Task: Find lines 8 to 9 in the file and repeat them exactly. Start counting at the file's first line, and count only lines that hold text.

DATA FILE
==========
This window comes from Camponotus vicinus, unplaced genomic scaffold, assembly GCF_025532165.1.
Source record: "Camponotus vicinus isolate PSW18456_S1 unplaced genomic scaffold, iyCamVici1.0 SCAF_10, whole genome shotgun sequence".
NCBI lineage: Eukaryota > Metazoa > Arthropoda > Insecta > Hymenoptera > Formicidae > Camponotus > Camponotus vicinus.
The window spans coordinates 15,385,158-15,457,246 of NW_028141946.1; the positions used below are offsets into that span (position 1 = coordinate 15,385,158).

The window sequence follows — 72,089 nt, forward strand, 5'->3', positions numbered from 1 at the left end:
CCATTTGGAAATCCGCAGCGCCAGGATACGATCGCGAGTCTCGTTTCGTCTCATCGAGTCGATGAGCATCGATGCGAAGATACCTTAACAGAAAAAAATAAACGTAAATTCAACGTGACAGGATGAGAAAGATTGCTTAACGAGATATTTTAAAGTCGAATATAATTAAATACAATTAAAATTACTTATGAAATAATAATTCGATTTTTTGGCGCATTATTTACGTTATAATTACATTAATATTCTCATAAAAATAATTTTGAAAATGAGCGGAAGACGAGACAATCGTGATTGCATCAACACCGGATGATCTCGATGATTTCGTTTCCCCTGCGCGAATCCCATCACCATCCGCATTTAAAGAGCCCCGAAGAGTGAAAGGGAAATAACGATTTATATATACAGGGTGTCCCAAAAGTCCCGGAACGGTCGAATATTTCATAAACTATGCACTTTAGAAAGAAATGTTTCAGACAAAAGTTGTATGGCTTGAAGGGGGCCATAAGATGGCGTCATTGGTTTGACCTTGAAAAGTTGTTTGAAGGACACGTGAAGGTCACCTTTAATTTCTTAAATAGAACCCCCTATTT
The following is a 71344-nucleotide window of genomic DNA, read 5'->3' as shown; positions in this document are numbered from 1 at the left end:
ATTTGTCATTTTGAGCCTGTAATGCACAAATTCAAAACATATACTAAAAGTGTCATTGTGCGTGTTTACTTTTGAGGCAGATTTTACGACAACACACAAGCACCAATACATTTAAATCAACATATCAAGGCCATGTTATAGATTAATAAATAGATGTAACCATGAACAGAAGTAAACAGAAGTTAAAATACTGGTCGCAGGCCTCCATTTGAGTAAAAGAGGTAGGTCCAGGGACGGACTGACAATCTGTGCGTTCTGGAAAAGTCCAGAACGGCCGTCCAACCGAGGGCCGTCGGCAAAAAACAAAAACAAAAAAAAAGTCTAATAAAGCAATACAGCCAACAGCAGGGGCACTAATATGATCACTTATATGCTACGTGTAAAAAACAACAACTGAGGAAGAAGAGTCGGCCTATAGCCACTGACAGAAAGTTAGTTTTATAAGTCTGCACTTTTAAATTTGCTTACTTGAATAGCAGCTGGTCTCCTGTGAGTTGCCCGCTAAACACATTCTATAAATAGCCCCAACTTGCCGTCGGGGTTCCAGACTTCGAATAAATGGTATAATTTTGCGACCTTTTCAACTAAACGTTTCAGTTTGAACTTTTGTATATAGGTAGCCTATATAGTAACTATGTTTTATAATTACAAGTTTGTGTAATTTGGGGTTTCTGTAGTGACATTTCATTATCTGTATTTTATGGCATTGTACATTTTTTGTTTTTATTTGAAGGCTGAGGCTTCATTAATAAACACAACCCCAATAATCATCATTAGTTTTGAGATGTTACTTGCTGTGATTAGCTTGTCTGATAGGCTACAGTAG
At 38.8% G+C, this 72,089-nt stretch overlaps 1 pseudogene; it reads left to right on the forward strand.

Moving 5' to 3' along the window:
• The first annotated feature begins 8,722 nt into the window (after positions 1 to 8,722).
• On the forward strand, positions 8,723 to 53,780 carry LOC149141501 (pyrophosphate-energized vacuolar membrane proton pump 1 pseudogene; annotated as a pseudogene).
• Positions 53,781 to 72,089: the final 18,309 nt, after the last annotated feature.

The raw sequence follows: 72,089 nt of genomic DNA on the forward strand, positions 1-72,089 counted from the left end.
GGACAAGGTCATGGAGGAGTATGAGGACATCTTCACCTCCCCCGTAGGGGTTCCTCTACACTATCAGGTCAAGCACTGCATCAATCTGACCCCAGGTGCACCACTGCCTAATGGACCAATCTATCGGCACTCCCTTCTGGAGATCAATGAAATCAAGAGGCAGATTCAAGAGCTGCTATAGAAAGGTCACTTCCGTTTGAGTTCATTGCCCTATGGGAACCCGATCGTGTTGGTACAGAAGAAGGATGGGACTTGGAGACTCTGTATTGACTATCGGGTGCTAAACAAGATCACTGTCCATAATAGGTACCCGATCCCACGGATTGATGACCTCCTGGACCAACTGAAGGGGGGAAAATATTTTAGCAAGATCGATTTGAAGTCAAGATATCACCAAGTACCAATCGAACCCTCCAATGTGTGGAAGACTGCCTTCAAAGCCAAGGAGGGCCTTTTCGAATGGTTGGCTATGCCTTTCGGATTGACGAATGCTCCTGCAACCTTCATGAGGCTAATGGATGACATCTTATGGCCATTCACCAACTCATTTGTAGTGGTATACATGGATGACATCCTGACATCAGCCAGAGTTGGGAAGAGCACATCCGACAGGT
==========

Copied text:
ATTTGTCATTTTGAGCCTGTAATGCACAAATTCAAAACATATACTAAAAGTGTCATTGTGCGTGTTTACTTTTGAGGCAGATTTTACGACAACACACAAGCACCAATACATTTAAATCAACATATCAAGGCCATGTTATAGATTAATAAATAGATGTAACCATGAACAGAAGTAAACAGAAGTTAAAATACTGGTCGCAGGCCTCCATTTGAGTAAAAGAGGTAGGTCCAGGGACGGACTGACAATCTGTGCGTTCTGGAAAAGTCCAGAACGGCCGTCCAACCGAGGGCCGTCGGCAAAAAACAAAAACAAAAAAAAAGTCTAATAAAGCAATACAGCCAACAGCAGGGGCACTAATATGATCACTTATATGCTACGTGTAAAAAACAACAACTGAGGAAGAAGAGTCGGCCTATAGCCACTGACAGAAAGTTAGTTTTATAAGTCTGCACTTTTAAATTTGCTTACTTGAATAGCAGCTGGTCTCCTGTGAGTTGCCCGCTAAACACATTCTATAAATAGCCCCAACTTGCCGTCGGGGTTCCAGACTTCGAATAAATGGTATAATTTTGCGACCTTTTCAACTAAACGTTTCAGTTTGAACTTTTGTATATAGGTAGCCTATATAGTAACTATGTTTTATAATTACAAGTTTGTGTAATTTGGGGTTTCTGTAGTGACATTTCATTATCTGTATTTTATGGCATTGTACATTTTTTGTTTTTATTTGAAGGCTGAGGCTTCATTAATAAACACAACCCCAATAATCATCATTAGTTTTGAGATGTTACTTGCTGTGATTAGCTTGTCTGATAGGCTACAGTAG
At 38.8% G+C, this 72,089-nt stretch overlaps 1 pseudogene; it reads left to right on the forward strand.